Speeches, Interviews & Other Statements

Complete list of 8,000+ Thatcher statements & texts of many of them

1967 Jun 20 Tu
Margaret Thatcher

Speech to Anglo-Israel Friendship League rally

Document type: Speeches, interviews, etc.
Document kind: Speech
Venue: Moss Hall School, West Finchley
Source: Finchley Press, 23 June 1967
Journalist: -
Editorial comments: 2000.
Importance ranking: Minor
Word count: 467
Themes: Foreign policy (International organizations), Foreign policy (Middle East)

United support for Israel

M.P. Urges Tolerance

A rally organised by the Anglo-Israel Friendship League of Finchley at Moss Hall School, on Tuesday raised four hundred pounds towards medical aid for the Red Star of David—the Israeli Red Cross.

It was a spirited meeting with a large audience of Christians and Jews and a platform which was shared by the three political parties, a Minister, Rabbi and Priest.

Chairman for the evening was the Rev. R. More O'Ferrall who took over from Mrs. Queenie Weber, who is unwell.

The first speaker was Mrs. Margaret Thatcher MP and stressing that she was speaking personally, she criticised U Thant 's hasty withdrawal from the Middle East and went on to give her whole-hearted support to Israel and her cause.

Speaking of it as an almost unbelievable victory, Mrs. Thatcher stressed that Israel now had enormous practical problems to overcome and tolerance and wisdom would be needed.

Amid loud applause she declared, “I believe that Israel should not withdraw from her new territories until she has her borders guaranteed. You cannot ask a nation to withdraw from the only bargaining point she has.”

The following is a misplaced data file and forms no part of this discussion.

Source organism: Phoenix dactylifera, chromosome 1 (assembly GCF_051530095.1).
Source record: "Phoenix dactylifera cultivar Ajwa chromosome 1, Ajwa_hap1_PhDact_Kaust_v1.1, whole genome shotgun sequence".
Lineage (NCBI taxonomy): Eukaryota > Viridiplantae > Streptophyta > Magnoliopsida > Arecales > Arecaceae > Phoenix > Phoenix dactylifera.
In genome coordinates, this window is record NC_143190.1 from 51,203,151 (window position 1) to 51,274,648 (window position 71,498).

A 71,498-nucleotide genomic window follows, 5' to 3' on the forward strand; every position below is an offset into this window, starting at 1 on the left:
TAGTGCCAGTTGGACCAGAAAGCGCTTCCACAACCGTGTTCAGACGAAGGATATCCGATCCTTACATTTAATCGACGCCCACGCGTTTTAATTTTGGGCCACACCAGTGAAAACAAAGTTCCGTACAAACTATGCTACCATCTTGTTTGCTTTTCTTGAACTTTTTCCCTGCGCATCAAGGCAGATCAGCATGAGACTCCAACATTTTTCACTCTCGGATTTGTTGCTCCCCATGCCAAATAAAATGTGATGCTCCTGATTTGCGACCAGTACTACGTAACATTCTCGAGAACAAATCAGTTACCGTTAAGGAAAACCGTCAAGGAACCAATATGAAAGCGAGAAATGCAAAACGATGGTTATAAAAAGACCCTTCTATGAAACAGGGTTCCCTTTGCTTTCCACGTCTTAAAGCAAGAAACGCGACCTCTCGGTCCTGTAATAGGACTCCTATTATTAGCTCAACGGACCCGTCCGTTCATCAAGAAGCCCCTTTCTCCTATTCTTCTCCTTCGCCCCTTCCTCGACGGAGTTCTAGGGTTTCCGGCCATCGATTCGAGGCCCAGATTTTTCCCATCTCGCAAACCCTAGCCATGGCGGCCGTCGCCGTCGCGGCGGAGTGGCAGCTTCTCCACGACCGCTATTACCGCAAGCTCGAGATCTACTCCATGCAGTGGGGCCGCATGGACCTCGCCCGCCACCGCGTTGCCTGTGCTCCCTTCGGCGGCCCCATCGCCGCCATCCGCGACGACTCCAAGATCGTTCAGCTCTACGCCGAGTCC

On behalf of the Jews, Rabbi Gelles of the Kinloss Synagogue spoke of the wonderful upsurge of sympathy and solidarity which had come during the crisis. This, he said made Jews feel very humble.

Looking forward to peace in the Middle East he concluded: “This crisis may have been the milestone in an era when the world will become a united family of united nations.”

An eye-witness account of the war was then given by Mr. Felix Gordon, who had just returned from fighting with the Israeli troops. He described the people as confident but sober. “They are not cocky, or arrogant” , he said.

He had been proud to fight with them and his purpose in attending the meeting had been to pass on a message he received from General Dayan: “Tell everyone at home in England to come here and see us.”

Continuing the theme of the evening, Councillor A. Tomlinson and Mr. Leonard Smith spoke on behalf of the Labour and Liberal parties, and the Rev. V. J. Abernethy, minister of St. Margaret's Church, Church End, hoped that the Arabs and Jews would one day become friends as, after a long history of war, France and Germany had.

Councillor Frank Gibson, secretary of the Friendship League then urged the audience to donate generously to the cause and as cheques and cash poured in Miss Pamela Fitton, who leaves for Israel today (Friday) ended the speeches.